This year my husband Joel and I decided to do something crazy and head out on a 2-year long road trip through Central and South America. We were super excited for this trip but we had one problem- no transportation.
We recently sold our converted Honda Element camper suv in order to get something bigger for the long trip.
With a tiny budget and not a whole lot of money, we couldn’t afford to spend our entire savings on buying a decked out $100k+ camper van so instead we decided to put our own brains and hands to work and do our own awesome DIY custom camper van conversion.
We found the perfect, slightly used Ram Promaster van for $20K and over the next 3 months converted the blank cargo van into a fully livable custom built camper for just under $3k in conversion cost.
Our guide below covers exactly how we did our DIY camper conversion for anyone inspired to join the van life movement themselves on a low-cost budget.
To make this Promaster camper van conversion guide easier to follow, we divided our how to guide into two parts. Part I will cover the conversion planning, layout design ideas and all of the prep work we did that’s not necessarily visible but make everything work. Part II will cover the construction of the finished product and any extras we added to make our van life travel on the road more comfortable.
Promaster Campervan Conversion Guide-Part I
1. Layout & Must Haves
When we bought the Ram Promaster van it was an empty room on wheels so the first task of our van conversion process was to come up with some campervan conversion ideas.
During our research, we couldn’t find any low-cost Ram Promaster conversion kits so we had to create our own customized layout and plan from scratch. After all, one of our main goals was to keep our van conversion cost as low as possible and we also liked the idea to have the freedom to modify anything in our van to make it look amazing and unique instead of using a generic kit.
Some of our DIY van conversion must have requirements were:
- Permanent bed with storage under the bed
- A kitchen area with permanent cooking stove
- Sink with running water
- Sliding windows for light and air circulation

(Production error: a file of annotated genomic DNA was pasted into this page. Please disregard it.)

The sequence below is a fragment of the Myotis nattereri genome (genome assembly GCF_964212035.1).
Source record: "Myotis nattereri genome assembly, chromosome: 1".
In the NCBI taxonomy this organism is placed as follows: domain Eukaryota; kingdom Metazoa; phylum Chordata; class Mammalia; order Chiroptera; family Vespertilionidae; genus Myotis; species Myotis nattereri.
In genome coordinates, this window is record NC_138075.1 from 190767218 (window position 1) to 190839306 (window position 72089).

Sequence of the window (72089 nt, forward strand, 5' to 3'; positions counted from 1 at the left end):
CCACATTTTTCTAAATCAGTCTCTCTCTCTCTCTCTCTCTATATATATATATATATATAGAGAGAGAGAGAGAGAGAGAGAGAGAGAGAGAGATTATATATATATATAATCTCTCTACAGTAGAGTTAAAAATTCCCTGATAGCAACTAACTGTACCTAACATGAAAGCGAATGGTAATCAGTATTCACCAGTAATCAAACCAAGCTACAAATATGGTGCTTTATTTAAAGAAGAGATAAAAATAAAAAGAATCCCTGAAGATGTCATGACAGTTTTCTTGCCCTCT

- Fan in the roof
- Space for our cat
- Swivel seat for the passenger
We had a basic idea that we wanted the kitchen to be in the front against the left wall and the bed in the back. Everything else we had to figure out as we built the van.
2. Installing Windows & Fan
Before we started with any interior work, the first task was to cut out holes in the van for the windows and fan. This was actually one of the scariest tasks to do because if something went wrong in this step, the van would be ruined. Sounds fun, right?
To install windows and a fan, you’ll need:
- As many windows as you’d like to add
- An RV roof fan
- Black butyl tape
- A reciprocating saw with a metal blade
- Paint to touch up the cut edges
We wanted to install two sliding windows in our campervan to allow air in, add better vision and circulate air for cooking. We wanted to add one window on each side, one on the sliding door and one behind the driver’s seat.
The sliding windows we chose came in medium size with screens to protect against bugs at night. We bought the windows from a local RV surplus store instead of going with the windows that are made specifically for Ram Promasters by CR Lawrence. The RV surplus store windows cost only $30 each and came with screens and trim rings compared to the others that cost around $500 a piece.
Besides cutting two holes for the windows, we also cut a hole in the roof for the fan. We decided to install the fan towards the back of the van above the bed to get better circulation as the air comes through the sliding windows in the middle of the van and out the fan in the back.
We used a MaxxAir RV roof fan with multiple speeds and a temperature sensor that can be set to automatically turn on the fan if the van gets too hot.
We used a reciprocating saw to cut the hole for the fan and a hole puncher powered by compressed air to cut the window holes. The hole puncher left a smoother edge and less fine cuttings which tend to dig themselves into the paint and can cause tiny rust spots to appear.
When installing the windows and fan, we touched up every cut edge with white paint so it wouldn’t rust and used this black butyl tape to seal everything off from water leaks.
Cutting all three holes right after purchasing the van was intimidating at first, but after making the first cut it didn’t feel so scary after all.
3. Wiring & Electrical
We are not electrical engineers so at first wiring seemed pretty intimidating to take on, but it turned out to be a lot simpler than we thought.
To do the wiring part of the conversion you will need:
- 1 or 2 deep cycle batteries
- Battery isolator relay
- Fuse block
- 2 different colored rolls of 16 GA cable
- 2 different colored rolls of 12 GA cable
- 1 roll of 6 GA cable
- Pack of 12V switches from Amazon
- LED lights
- LED String lights (optional for decoration)
- Wire cutters/crimpers
- Wire connections
- 1-2 solar panels
- solar charge controller
- 10 gauge cable
The first step is to draw a diagram of your electrical system.